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In 2015, while writing my first novel, I was also teaching academic-essay writing to socioeconomically disadvantaged high-school students, many of whom were hoping to be the first in their family to go to college. While guiding my students through the college-application process, what I noticed most was their pervasive fear that despite their stellar grades, accomplishments, and all the obstacles they had overcome, they didn’t belong in higher education. One day in October, my student Cherise sent me this note: Ms. Kim, Do I want to go to college? Am I even good enough? Is this even worth it? What in the world? I feel like I am never going to make it because I am just not that good enough.
Cherise’s note devastated me. Her questions showed that despite how brilliant, compassionate, and accomplished my students were, they couldn’t resist this nagging uncertainty. I understood them; I knew this uncertainty myself. When it came to my writing, I often felt unsure about my own place in the literary world. As I wrote about Haemi, a young Korean refugee who flees her home at the outbreak of the Korean War, a small yet firm voice asked: Will anyone want to read about a rural, uneducated female protagonist in a wartime narrative? Will anyone care about my all-Korean cast of characters set during “the Forgotten War”?
Due to my own experiences, when my students asked me if they were good enough, I understood the weight and taste of their fears, though our circumstances were different. My students are disenfranchised, marginalized, and often told in direct and indirect ways that they will not make it. From the South Side of Chicago to rural Georgia to border towns in Texas, my students are from all over the U.S. Systemic racial, economic, and gender oppression has reiterated that college for teens like them is unlikely at best. At the most basic level, they do not see people who look like them go to college.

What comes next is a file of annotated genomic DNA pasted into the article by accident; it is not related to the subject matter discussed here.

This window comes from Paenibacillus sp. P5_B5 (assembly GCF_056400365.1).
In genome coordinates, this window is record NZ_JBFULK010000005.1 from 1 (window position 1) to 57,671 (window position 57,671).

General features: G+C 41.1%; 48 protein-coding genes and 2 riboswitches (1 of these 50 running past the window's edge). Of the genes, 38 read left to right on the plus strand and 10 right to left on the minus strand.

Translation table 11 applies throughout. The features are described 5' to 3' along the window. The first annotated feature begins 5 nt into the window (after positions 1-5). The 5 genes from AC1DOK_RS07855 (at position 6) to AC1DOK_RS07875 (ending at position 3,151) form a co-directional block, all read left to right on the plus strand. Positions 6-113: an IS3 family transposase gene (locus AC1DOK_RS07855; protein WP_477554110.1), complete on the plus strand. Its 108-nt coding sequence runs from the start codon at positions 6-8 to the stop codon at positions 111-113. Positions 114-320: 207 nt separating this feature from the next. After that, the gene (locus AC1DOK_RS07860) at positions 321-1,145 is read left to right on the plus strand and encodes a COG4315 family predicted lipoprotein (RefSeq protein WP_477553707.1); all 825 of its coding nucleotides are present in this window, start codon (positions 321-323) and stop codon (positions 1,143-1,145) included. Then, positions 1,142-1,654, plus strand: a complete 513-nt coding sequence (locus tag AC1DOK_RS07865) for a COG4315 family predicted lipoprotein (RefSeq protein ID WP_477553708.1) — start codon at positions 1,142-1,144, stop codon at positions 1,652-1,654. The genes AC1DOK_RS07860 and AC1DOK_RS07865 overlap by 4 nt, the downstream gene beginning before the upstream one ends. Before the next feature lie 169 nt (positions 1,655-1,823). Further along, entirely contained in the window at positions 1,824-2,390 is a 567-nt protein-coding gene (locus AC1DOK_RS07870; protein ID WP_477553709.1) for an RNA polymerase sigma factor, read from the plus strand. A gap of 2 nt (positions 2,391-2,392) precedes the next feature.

I quickly learned that one of my most important jobs as their teacher was to show that I believed in them. We discussed imposter syndrome and the lack of representation in the educational and professional fields they aspired to join. Then we discussed how that lack of representation was precisely why they needed to be the ones to break those boundaries.
As I saw my students’ confidence grow, a change occurred within me, too. Just as a lack of representation had instilled a fear of inauthenticity in my students, the lack of diversity in publishing had planted doubt in me as well. I had grown up reading strong female characters—Anne Shirley, Jo March, Dicey Tillerman, to name a few—but these characters and their authors did not share my background, race, or culture. I did not read a book written by an Asian American author until college—not because I didn’t want to but because I didn’t know where to find them. Once I realized where my doubt was coming from, my determination grew. Instead of being daunted by the idea of diversifying literature, I became excited. I returned to my manuscript renewed, my mentality changed. I deepened my knowledge through research and committed to writing a complex, rich novel that delved into questions about the female body, motherhood, the Korean War, and family. I found literary heroes I could turn to for inspiration, and most important, I returned to the page.
In August 2018, my debut novel was published. In what felt like an immeasurably lucky windfall, If You Leave Me shared the shelves with a slew of other Asian American writers’ books, from Lucy Tan’s What We Were Promised to Nicole Chung’s All We Can Ever Know. What a summer of astonishing debuts! As I eagerly read these books, I noticed how distinctive our narratives were. Yes, I thought. Look at this diversity, even within the category of Asian American literature. We are broadening and pushing these boundaries.
Now, as we enter 2019, I hope that together we will show readers of all backgrounds that our world is large and expansive, that we may learn from each other, always.
Crystal Hana Kim’s debut novel, If You Leave Me, is a Booklist Editors’ Choice title and was named as a best book of 2018 by the Washington Post, Literary Hub, Cosmopolitan, and others. It was also longlisted for the Center for Fiction Novel Prize, and Kim was a PEN 2017 American Dau Short Story Prize winner. She is currently Director of Writing Instruction for Leadership Enterprise for a Diverse America and a contributing editor at Apogee Journal.
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